“Looking at neighborhoods that need some love, through a lens like that, really helps us start to think about the project and the problems and opportunities it presents, with community being a central theme,” he said Tuesday, moments after learning he would work on the Zion Baptist project. 

“Philadelphia’s preservation community really needs help right now,” said Kate Cowing, an architect and historic-preservation consultant on the project. “There are so many old buildings, and they’re getting torn down left and right. I just want to be part of helping one. And the idea of turning it into something that then can embrace the community — it’s just fantastic.” 

The design firms are working for free, but the organizers are seeking $30,000 in donations to cover expenses for the three projects. 

Major and other Zion congregants said they already have ideas for ways to use the old annex once it’s fixed up. He said the church supports a local elementary school’s aquaponics program, in which fish and vegetables are grown in tanks of water, and he’d like to see that expanded and moved into the building. It could provide fresh food in a neighborhood that lacks many grocery options, while employing residents and teaching marketable skills to young people, he said. 

“In low-income communities, the churches themselves need economic streams to be sustainable and to continue their services,” Major said. “Hopefully, the annex also becomes a place that can generate revenue to support the ministries of the church as well, like our homeless-shelter program, like our basketball program. It serves the community, but at the same time it’s sustainable in the building itself.” 

Congregant Charles Tolliferreo, a dental student who grew up in the church and coaches the basketball team, said he’d like to see a return to the days when Boy and Girl Scouts hung out in the basement every day after school, playing video games and socializing. The room currently looks like it hasn’t been redecorated since the 1950s, he said. 

“To bring people’s eyes back to that place, the annex needs to be updated, and for safety reasons also,” he said. “Sometimes, the home that your child grows up in in the neighborhood is not the best place. It’s not actually a sanctuary. But this place actually gives someone a chance to have a sanctuary.” 

One of the newly announced projects will assist the Philadelphia Masjid, a Muslim congregation on Wyalusing Avenue with 500 members. The mosque is sited on a 1.5-acre former Catholic school complex that as been “underutilized” since the Sister Clara Muhammad School closed more than 10 years ago, according to a summary by the Community Design Collaborative. The design partner is HOK, an international firm with an office in Logan Square, and the community partner is People’s Emergency Center.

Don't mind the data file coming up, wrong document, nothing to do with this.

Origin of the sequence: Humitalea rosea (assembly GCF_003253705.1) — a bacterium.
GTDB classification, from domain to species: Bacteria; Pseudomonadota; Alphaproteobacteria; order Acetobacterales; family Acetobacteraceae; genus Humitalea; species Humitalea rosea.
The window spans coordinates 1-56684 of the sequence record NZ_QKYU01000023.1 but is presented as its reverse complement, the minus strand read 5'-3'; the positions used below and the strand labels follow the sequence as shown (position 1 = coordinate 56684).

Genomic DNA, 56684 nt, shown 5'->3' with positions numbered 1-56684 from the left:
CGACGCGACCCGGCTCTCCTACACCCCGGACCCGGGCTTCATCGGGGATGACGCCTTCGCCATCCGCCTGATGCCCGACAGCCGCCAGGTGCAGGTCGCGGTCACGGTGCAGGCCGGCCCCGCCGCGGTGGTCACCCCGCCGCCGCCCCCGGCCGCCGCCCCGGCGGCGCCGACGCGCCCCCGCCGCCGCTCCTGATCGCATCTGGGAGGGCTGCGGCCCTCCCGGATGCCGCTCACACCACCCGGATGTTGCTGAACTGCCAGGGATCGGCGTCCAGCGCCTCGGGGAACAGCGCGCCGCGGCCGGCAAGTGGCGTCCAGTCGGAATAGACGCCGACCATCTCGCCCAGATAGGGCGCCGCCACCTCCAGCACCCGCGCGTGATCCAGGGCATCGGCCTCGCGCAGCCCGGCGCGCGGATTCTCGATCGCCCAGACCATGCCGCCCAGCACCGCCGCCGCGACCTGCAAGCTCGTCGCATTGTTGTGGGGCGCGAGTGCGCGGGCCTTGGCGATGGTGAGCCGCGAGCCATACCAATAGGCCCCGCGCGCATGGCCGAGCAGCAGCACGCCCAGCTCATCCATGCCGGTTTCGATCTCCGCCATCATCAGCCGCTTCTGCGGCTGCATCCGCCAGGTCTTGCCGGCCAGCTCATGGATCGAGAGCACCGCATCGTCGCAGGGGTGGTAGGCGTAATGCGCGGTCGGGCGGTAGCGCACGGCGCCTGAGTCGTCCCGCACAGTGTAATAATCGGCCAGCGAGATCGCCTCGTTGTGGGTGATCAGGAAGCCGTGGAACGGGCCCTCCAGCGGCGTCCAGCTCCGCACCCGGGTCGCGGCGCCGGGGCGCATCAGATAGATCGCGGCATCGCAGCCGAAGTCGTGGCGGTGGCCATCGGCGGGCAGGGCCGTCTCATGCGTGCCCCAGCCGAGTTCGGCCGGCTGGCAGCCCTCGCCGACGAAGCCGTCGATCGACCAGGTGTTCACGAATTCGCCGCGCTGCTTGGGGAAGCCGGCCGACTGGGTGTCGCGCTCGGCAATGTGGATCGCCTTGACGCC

“The site offers the potential for both renovation and new construction, and the congregation hopes to use its excess space to meet the needs of the neighborhood and lay the foundation for a broad community-development initiative,” the summary says. “The Philadelphia Masjid envisions the use of the classroom building for workforce training programs and sees the potential for redevelopment of the vacant schoolyard as affordable, multi-generational housing.” 

The former school has already undergone some renovation, according to the Philadelphia Masjid website. The cost for that part of the project is estimated at $300,000. 

The Wharton-Wesley United Methodist Church project includes community partner ACHIEVEability, which works to help low-income families become self-sufficient, and the Brawer & Hauptman design firm. Wharton-Wesley once had 700 congregants and now has 150, most of whom live outside the neighborhood, according to the Community Design Collaborative. The church also struggles with high utility costs and aging infrastructure. 

“The congregation is attuned to the challenges faced by the surrounding community and is eager to put ‘less into capital, more into ministry,’ ” the summary says. “Having just completed a strategic planning process, it is positioned to maximize the value of its building as a community resource through partnerships with social service and education providers, and opportunities for space sharing with other congregations.” 

The congregations, design teams, and community groups will meet over the next few months to create development concepts.They will present them before an expert jury and public audience on Dec. 4. A publication and exhibition of their work is set for March 2019. The congregations will receive renderings, program designs, and cost estimates, which they can use to solicit foundations and other potential funders to help pay for the proposed improvements, Major said.